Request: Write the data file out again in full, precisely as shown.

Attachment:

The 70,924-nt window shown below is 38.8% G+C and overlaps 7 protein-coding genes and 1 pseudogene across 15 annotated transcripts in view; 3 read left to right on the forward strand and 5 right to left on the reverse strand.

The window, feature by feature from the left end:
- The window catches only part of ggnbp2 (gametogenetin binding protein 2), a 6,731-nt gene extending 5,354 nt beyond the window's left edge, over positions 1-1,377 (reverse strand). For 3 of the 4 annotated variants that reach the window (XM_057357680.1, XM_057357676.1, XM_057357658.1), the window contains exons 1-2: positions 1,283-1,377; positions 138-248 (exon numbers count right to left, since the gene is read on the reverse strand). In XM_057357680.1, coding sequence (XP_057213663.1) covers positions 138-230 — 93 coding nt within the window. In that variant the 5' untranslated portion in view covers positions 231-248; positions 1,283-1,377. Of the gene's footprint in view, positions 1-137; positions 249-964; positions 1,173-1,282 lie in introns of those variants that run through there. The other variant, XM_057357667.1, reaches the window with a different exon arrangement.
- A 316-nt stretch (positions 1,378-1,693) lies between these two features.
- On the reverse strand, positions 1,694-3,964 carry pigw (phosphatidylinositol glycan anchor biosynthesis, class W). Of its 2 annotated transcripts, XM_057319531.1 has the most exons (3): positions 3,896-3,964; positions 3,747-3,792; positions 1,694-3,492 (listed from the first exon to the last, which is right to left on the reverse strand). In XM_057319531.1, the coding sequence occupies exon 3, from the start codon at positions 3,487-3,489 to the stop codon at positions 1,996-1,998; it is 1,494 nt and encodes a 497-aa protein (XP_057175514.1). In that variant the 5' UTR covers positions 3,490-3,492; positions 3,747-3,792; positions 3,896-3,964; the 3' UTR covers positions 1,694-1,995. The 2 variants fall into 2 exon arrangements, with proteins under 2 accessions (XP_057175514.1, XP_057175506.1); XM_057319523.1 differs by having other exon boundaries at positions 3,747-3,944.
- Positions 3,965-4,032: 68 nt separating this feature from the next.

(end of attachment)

The 70,924-nt window shown below is 38.8% G+C and overlaps 7 protein-coding genes and 1 pseudogene across 15 annotated transcripts in view; 3 read left to right on the forward strand and 5 right to left on the reverse strand.

The window, feature by feature from the left end:
- The window catches only part of ggnbp2 (gametogenetin binding protein 2), a 6,731-nt gene extending 5,354 nt beyond the window's left edge, over positions 1-1,377 (reverse strand). For 3 of the 4 annotated variants that reach the window (XM_057357680.1, XM_057357676.1, XM_057357658.1), the window contains exons 1-2: positions 1,283-1,377; positions 138-248 (exon numbers count right to left, since the gene is read on the reverse strand). In XM_057357680.1, coding sequence (XP_057213663.1) covers positions 138-230 — 93 coding nt within the window. In that variant the 5' untranslated portion in view covers positions 231-248; positions 1,283-1,377. Of the gene's footprint in view, positions 1-137; positions 249-964; positions 1,173-1,282 lie in introns of those variants that run through there. The other variant, XM_057357667.1, reaches the window with a different exon arrangement.
- A 316-nt stretch (positions 1,378-1,693) lies between these two features.
- On the reverse strand, positions 1,694-3,964 carry pigw (phosphatidylinositol glycan anchor biosynthesis, class W). Of its 2 annotated transcripts, XM_057319531.1 has the most exons (3): positions 3,896-3,964; positions 3,747-3,792; positions 1,694-3,492 (listed from the first exon to the last, which is right to left on the reverse strand). In XM_057319531.1, the coding sequence occupies exon 3, from the start codon at positions 3,487-3,489 to the stop codon at positions 1,996-1,998; it is 1,494 nt and encodes a 497-aa protein (XP_057175514.1). In that variant the 5' UTR covers positions 3,490-3,492; positions 3,747-3,792; positions 3,896-3,964; the 3' UTR covers positions 1,694-1,995. The 2 variants fall into 2 exon arrangements, with proteins under 2 accessions (XP_057175514.1, XP_057175506.1); XM_057319523.1 differs by having other exon boundaries at positions 3,747-3,944.
- Positions 3,965-4,032: 68 nt separating this feature from the next.